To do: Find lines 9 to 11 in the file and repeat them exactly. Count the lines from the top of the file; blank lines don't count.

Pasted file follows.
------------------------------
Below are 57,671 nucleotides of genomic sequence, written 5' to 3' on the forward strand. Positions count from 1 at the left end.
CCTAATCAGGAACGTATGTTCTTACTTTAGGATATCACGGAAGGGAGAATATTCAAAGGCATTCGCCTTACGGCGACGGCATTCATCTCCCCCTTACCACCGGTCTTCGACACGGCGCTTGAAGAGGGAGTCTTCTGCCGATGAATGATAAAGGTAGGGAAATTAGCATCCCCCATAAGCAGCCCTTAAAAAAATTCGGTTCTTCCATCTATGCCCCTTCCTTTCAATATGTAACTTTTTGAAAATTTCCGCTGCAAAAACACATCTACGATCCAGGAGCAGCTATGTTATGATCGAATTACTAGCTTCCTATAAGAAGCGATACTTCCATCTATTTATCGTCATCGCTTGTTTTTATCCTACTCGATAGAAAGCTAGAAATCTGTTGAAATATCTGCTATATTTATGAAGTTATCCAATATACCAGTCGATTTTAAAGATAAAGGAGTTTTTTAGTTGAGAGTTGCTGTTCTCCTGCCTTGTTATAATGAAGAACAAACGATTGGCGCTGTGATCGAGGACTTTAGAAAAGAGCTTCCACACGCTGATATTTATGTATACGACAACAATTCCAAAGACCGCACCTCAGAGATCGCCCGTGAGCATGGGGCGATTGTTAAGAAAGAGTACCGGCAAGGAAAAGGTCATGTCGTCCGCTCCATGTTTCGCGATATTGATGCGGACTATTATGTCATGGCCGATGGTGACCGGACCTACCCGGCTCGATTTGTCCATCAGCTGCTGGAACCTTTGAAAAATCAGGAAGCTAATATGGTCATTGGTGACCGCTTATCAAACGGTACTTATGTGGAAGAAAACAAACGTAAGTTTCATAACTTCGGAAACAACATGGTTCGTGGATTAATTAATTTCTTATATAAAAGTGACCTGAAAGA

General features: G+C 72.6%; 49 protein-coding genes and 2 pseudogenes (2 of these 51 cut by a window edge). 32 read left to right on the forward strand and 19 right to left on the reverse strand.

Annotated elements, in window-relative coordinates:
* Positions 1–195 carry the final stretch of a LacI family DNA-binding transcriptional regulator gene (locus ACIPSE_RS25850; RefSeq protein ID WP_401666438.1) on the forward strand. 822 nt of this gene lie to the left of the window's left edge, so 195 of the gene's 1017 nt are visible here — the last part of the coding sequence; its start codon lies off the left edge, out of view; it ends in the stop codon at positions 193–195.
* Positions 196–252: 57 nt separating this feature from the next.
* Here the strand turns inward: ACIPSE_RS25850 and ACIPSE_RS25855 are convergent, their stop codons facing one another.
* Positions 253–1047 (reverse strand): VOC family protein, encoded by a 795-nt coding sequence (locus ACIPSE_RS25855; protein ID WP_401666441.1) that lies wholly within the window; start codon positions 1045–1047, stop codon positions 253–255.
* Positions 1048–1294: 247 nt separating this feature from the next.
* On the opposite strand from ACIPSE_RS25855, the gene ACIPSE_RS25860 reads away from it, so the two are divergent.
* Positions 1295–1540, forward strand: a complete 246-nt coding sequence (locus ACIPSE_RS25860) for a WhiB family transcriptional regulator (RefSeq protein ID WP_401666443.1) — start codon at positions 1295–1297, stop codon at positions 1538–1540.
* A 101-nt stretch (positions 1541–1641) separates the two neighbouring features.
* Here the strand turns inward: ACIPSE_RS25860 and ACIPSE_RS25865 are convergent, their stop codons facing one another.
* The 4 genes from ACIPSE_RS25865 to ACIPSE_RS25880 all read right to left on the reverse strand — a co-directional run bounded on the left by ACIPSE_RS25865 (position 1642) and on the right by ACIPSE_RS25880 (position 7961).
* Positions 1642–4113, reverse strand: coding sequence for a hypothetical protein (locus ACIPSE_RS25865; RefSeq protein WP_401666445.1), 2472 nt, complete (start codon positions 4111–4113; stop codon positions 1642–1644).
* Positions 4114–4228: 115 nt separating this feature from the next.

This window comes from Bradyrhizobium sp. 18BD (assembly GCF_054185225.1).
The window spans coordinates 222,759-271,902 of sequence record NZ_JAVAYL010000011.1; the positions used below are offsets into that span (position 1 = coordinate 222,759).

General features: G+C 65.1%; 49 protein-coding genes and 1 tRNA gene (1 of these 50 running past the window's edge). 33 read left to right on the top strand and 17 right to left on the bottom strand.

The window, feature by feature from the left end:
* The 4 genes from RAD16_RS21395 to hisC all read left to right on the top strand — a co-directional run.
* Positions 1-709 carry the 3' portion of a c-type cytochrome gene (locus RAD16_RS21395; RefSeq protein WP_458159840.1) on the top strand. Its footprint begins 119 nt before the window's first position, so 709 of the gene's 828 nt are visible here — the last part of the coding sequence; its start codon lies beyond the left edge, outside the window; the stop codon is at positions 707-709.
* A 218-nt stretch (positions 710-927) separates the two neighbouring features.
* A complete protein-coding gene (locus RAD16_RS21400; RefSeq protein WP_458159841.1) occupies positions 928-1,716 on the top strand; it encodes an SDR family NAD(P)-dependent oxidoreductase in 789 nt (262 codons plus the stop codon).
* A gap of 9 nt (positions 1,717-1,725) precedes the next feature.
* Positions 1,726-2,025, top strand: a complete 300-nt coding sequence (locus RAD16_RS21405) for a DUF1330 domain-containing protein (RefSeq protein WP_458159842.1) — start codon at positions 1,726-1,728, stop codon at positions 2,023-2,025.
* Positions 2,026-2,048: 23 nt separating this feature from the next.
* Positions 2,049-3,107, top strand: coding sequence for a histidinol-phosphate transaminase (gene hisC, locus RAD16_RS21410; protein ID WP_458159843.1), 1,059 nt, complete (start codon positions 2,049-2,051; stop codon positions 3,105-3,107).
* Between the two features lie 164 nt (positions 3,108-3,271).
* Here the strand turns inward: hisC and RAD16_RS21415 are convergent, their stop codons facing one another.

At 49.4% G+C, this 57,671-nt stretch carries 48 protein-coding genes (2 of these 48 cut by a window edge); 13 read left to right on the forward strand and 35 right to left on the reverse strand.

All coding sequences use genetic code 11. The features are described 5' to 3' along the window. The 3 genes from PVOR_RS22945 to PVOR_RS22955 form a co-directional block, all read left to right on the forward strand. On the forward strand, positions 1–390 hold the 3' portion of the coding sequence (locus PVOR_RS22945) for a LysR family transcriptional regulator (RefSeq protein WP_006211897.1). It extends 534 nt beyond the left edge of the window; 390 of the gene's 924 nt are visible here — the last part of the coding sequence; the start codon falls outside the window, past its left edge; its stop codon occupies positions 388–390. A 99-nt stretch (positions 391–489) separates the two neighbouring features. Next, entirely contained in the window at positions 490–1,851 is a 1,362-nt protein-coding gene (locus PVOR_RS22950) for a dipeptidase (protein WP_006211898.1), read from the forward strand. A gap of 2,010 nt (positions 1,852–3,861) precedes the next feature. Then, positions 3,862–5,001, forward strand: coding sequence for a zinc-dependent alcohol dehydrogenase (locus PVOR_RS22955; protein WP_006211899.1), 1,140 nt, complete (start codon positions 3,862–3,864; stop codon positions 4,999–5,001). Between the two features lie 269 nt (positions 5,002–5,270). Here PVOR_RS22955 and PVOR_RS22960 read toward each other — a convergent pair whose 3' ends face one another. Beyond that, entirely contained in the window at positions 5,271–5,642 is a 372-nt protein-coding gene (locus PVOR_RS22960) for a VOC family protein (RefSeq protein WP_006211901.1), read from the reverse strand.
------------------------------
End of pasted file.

* Positions 1048–1294: 247 nt separating this feature from the next.
* On the opposite strand from ACIPSE_RS25855, the gene ACIPSE_RS25860 reads away from it, so the two are divergent.
* Positions 1295–1540, forward strand: a complete 246-nt coding sequence (locus ACIPSE_RS25860) for a WhiB family transcriptional regulator (RefSeq protein ID WP_401666443.1) — start codon at positions 1295–1297, stop codon at positions 1538–1540.